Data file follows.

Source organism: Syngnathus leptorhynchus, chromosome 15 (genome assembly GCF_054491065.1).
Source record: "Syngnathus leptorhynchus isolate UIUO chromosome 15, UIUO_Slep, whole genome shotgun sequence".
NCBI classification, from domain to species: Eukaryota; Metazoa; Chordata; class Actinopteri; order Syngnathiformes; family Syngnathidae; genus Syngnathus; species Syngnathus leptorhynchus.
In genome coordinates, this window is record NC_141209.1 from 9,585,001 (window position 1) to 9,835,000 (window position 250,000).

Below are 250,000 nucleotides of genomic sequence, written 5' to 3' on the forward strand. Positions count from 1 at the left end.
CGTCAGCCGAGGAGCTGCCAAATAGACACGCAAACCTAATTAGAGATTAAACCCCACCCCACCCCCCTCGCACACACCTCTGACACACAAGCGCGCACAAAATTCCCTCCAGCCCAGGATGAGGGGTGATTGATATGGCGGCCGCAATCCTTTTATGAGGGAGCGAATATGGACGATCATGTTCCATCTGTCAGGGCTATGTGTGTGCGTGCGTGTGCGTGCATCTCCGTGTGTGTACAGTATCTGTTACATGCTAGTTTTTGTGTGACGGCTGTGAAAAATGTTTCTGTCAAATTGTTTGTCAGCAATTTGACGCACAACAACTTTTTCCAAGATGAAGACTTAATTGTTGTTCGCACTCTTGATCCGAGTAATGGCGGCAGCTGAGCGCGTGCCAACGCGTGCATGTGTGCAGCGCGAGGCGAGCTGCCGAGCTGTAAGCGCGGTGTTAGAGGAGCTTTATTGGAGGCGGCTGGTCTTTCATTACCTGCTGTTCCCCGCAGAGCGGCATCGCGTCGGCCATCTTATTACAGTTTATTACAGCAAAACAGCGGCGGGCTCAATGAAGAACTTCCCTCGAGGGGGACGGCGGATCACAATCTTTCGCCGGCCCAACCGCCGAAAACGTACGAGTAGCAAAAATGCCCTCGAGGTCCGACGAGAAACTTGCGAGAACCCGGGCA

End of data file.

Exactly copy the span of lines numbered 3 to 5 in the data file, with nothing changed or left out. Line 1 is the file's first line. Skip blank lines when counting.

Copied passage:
NCBI classification, from domain to species: Eukaryota; Metazoa; Chordata; class Actinopteri; order Syngnathiformes; family Syngnathidae; genus Syngnathus; species Syngnathus leptorhynchus.
In genome coordinates, this window is record NC_141209.1 from 9,585,001 (window position 1) to 9,835,000 (window position 250,000).

Below are 250,000 nucleotides of genomic sequence, written 5' to 3' on the forward strand. Positions count from 1 at the left end.